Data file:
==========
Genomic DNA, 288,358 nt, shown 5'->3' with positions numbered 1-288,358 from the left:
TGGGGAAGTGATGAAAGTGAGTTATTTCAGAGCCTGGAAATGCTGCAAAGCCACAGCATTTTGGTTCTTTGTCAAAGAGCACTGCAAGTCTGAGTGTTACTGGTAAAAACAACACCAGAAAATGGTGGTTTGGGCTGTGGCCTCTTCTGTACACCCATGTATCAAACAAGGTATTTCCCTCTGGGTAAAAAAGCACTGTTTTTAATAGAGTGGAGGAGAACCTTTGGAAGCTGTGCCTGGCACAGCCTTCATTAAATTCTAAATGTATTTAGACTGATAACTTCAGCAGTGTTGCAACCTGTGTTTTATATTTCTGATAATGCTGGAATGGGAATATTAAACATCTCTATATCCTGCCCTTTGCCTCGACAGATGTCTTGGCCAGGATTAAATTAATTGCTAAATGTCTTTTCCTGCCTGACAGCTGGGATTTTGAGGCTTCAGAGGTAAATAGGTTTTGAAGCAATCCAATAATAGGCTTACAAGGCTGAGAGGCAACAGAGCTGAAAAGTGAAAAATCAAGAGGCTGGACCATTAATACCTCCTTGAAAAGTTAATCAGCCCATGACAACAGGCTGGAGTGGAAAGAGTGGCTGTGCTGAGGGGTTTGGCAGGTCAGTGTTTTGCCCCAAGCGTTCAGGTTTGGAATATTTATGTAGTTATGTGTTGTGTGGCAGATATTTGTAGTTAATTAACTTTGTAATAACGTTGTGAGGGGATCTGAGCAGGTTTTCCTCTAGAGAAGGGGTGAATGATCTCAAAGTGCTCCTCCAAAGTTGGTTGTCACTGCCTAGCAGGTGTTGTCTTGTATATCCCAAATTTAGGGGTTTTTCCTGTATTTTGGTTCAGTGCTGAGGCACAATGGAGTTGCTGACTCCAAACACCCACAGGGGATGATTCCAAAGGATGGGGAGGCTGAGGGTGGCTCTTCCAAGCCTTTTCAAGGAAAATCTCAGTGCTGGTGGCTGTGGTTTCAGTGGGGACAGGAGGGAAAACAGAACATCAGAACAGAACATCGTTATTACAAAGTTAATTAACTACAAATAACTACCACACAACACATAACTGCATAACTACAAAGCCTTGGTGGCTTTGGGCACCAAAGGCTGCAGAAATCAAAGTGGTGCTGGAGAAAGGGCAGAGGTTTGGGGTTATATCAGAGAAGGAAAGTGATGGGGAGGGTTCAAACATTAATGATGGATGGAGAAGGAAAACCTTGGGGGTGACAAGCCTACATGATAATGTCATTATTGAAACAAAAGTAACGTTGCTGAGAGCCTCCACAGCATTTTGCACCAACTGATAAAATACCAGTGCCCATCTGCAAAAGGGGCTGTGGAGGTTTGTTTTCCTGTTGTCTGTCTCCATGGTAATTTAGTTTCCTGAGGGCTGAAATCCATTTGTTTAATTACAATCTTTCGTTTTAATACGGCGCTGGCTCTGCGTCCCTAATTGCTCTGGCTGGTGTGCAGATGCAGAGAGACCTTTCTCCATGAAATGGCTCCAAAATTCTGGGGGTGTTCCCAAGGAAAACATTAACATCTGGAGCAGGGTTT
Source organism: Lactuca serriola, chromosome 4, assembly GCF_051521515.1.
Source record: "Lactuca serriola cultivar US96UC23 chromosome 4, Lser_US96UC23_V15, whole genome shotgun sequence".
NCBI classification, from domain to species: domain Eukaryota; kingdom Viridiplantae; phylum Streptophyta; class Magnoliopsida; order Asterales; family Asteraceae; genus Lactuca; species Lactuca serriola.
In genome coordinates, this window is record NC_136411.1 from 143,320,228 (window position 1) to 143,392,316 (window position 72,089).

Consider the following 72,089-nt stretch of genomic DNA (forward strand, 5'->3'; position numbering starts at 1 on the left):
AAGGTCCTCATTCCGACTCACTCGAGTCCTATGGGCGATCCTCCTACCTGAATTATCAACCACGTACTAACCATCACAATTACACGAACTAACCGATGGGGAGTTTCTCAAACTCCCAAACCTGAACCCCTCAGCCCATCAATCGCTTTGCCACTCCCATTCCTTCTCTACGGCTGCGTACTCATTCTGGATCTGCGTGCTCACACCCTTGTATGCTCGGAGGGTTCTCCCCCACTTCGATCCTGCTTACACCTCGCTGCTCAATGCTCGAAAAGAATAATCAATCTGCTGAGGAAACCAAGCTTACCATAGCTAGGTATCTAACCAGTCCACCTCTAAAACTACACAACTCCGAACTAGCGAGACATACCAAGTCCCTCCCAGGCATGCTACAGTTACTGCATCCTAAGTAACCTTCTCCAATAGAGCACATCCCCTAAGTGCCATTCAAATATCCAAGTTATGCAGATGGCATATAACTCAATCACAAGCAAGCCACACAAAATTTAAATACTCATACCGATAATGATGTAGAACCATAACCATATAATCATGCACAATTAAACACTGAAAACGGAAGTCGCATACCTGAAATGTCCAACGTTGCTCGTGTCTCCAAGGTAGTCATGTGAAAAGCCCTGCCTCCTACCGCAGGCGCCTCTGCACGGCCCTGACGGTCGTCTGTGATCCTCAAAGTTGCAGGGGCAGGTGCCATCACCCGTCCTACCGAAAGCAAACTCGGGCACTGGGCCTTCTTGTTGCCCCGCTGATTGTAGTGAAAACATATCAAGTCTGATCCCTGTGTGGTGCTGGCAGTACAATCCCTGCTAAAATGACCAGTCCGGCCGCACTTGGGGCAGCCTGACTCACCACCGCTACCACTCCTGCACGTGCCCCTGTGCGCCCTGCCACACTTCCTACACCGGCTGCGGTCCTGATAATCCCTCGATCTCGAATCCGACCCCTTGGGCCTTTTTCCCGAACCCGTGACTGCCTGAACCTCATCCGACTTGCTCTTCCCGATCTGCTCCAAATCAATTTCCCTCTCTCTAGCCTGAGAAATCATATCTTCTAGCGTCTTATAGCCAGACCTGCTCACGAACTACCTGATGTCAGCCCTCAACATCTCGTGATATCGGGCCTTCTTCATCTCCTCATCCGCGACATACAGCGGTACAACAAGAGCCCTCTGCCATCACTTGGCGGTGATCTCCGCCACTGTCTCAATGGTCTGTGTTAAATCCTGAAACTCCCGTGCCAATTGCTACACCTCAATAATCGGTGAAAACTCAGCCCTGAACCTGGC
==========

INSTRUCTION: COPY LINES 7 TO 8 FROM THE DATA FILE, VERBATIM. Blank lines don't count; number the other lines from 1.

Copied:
Consider the following 72,089-nt stretch of genomic DNA (forward strand, 5'->3'; position numbering starts at 1 on the left):
AAGGTCCTCATTCCGACTCACTCGAGTCCTATGGGCGATCCTCCTACCTGAATTATCAACCACGTACTAACCATCACAATTACACGAACTAACCGATGGGGAGTTTCTCAAACTCCCAAACCTGAACCCCTCAGCCCATCAATCGCTTTGCCACTCCCATTCCTTCTCTACGGCTGCGTACTCATTCTGGATCTGCGTGCTCACACCCTTGTATGCTCGGAGGGTTCTCCCCCACTTCGATCCTGCTTACACCTCGCTGCTCAATGCTCGAAAAGAATAATCAATCTGCTGAGGAAACCAAGCTTACCATAGCTAGGTATCTAACCAGTCCACCTCTAAAACTACACAACTCCGAACTAGCGAGACATACCAAGTCCCTCCCAGGCATGCTACAGTTACTGCATCCTAAGTAACCTTCTCCAATAGAGCACATCCCCTAAGTGCCATTCAAATATCCAAGTTATGCAGATGGCATATAACTCAATCACAAGCAAGCCACACAAAATTTAAATACTCATACCGATAATGATGTAGAACCATAACCATATAATCATGCACAATTAAACACTGAAAACGGAAGTCGCATACCTGAAATGTCCAACGTTGCTCGTGTCTCCAAGGTAGTCATGTGAAAAGCCCTGCCTCCTACCGCAGGCGCCTCTGCACGGCCCTGACGGTCGTCTGTGATCCTCAAAGTTGCAGGGGCAGGTGCCATCACCCGTCCTACCGAAAGCAAACTCGGGCACTGGGCCTTCTTGTTGCCCCGCTGATTGTAGTGAAAACATATCAAGTCTGATCCCTGTGTGGTGCTGGCAGTACAATCCCTGCTAAAATGACCAGTCCGGCCGCACTTGGGGCAGCCTGACTCACCACCGCTACCACTCCTGCACGTGCCCCTGTGCGCCCTGCCACACTTCCTACACCGGCTGCGGTCCTGATAATCCCTCGATCTCGAATCCGACCCCTTGGGCCTTTTTCCCGAACCCGTGACTGCCTGAACCTCATCCGACTTGCTCTTCCCGATCTGCTCCAAATCAATTTCCCTCTCTCTAGCCTGAGAAATCATATCTTCTAGCGTCTTATAGCCAGACCTGCTCACGAACTACCTGATGTCAGCCCTCAACATCTCGTGATATCGGGCCTTCTTCATCTCCTCATCCGCGACATACAGCGGTACAACAAGAGCCCTCTGCCATCACTTGGCGGTGATCTCCGCCACTGTCTCAATGGTCTGTGTTAAATCCTGAAACTCCCGTGCCAATTGCTACACCTCAATAATCGGTGAAAACTCAGCCCTGAACCTGGC